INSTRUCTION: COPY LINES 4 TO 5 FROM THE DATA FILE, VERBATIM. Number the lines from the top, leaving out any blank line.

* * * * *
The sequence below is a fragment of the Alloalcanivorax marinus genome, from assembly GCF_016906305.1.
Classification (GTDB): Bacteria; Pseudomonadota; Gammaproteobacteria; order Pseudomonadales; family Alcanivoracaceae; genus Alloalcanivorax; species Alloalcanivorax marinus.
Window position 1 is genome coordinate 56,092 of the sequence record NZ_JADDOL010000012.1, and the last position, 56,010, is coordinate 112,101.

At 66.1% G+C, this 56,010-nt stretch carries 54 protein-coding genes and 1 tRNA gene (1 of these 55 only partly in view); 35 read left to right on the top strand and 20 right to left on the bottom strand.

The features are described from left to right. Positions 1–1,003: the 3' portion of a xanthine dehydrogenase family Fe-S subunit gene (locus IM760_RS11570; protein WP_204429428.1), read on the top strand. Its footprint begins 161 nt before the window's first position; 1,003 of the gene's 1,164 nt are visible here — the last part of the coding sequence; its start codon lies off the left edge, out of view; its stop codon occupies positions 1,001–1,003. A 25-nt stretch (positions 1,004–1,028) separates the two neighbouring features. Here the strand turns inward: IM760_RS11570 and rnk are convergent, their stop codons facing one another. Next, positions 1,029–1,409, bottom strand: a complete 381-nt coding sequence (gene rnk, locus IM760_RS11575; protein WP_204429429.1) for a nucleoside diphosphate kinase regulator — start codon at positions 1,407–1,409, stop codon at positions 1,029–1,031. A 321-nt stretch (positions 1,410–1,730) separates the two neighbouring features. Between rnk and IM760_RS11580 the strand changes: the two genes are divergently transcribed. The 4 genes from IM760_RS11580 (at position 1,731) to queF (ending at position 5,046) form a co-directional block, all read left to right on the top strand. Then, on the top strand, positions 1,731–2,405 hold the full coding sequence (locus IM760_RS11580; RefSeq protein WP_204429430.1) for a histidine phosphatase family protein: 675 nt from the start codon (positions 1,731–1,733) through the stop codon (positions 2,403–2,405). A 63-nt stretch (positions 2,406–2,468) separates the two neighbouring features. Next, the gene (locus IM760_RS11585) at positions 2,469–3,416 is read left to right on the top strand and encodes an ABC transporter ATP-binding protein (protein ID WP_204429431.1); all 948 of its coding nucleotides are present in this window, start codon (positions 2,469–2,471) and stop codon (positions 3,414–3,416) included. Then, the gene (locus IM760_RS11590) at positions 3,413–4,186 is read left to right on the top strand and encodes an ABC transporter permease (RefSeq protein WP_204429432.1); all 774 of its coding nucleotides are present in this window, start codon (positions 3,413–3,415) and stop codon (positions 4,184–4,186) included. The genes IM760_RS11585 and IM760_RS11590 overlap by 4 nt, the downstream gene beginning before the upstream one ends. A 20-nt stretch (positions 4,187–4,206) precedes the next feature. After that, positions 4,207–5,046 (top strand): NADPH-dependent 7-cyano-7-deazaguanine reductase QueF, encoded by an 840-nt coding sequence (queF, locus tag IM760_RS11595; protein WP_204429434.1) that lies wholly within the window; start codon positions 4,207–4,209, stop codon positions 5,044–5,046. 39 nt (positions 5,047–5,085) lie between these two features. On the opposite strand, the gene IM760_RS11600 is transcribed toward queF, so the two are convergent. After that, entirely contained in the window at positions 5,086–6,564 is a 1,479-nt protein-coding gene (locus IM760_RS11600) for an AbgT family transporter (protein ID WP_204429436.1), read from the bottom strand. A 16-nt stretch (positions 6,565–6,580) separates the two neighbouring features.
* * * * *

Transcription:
At 66.1% G+C, this 56,010-nt stretch carries 54 protein-coding genes and 1 tRNA gene (1 of these 55 only partly in view); 35 read left to right on the top strand and 20 right to left on the bottom strand.

The features are described from left to right. Positions 1–1,003: the 3' portion of a xanthine dehydrogenase family Fe-S subunit gene (locus IM760_RS11570; protein WP_204429428.1), read on the top strand. Its footprint begins 161 nt before the window's first position; 1,003 of the gene's 1,164 nt are visible here — the last part of the coding sequence; its start codon lies off the left edge, out of view; its stop codon occupies positions 1,001–1,003. A 25-nt stretch (positions 1,004–1,028) separates the two neighbouring features. Here the strand turns inward: IM760_RS11570 and rnk are convergent, their stop codons facing one another. Next, positions 1,029–1,409, bottom strand: a complete 381-nt coding sequence (gene rnk, locus IM760_RS11575; protein WP_204429429.1) for a nucleoside diphosphate kinase regulator — start codon at positions 1,407–1,409, stop codon at positions 1,029–1,031. A 321-nt stretch (positions 1,410–1,730) separates the two neighbouring features. Between rnk and IM760_RS11580 the strand changes: the two genes are divergently transcribed. The 4 genes from IM760_RS11580 (at position 1,731) to queF (ending at position 5,046) form a co-directional block, all read left to right on the top strand. Then, on the top strand, positions 1,731–2,405 hold the full coding sequence (locus IM760_RS11580; RefSeq protein WP_204429430.1) for a histidine phosphatase family protein: 675 nt from the start codon (positions 1,731–1,733) through the stop codon (positions 2,403–2,405). A 63-nt stretch (positions 2,406–2,468) separates the two neighbouring features. Next, the gene (locus IM760_RS11585) at positions 2,469–3,416 is read left to right on the top strand and encodes an ABC transporter ATP-binding protein (protein ID WP_204429431.1); all 948 of its coding nucleotides are present in this window, start codon (positions 2,469–2,471) and stop codon (positions 3,414–3,416) included. Then, the gene (locus IM760_RS11590) at positions 3,413–4,186 is read left to right on the top strand and encodes an ABC transporter permease (RefSeq protein WP_204429432.1); all 774 of its coding nucleotides are present in this window, start codon (positions 3,413–3,415) and stop codon (positions 4,184–4,186) included. The genes IM760_RS11585 and IM760_RS11590 overlap by 4 nt, the downstream gene beginning before the upstream one ends. A 20-nt stretch (positions 4,187–4,206) precedes the next feature. After that, positions 4,207–5,046 (top strand): NADPH-dependent 7-cyano-7-deazaguanine reductase QueF, encoded by an 840-nt coding sequence (queF, locus tag IM760_RS11595; protein WP_204429434.1) that lies wholly within the window; start codon positions 4,207–4,209, stop codon positions 5,044–5,046. 39 nt (positions 5,047–5,085) lie between these two features. On the opposite strand, the gene IM760_RS11600 is transcribed toward queF, so the two are convergent. After that, entirely contained in the window at positions 5,086–6,564 is a 1,479-nt protein-coding gene (locus IM760_RS11600) for an AbgT family transporter (protein ID WP_204429436.1), read from the bottom strand. A 16-nt stretch (positions 6,565–6,580) separates the two neighbouring features.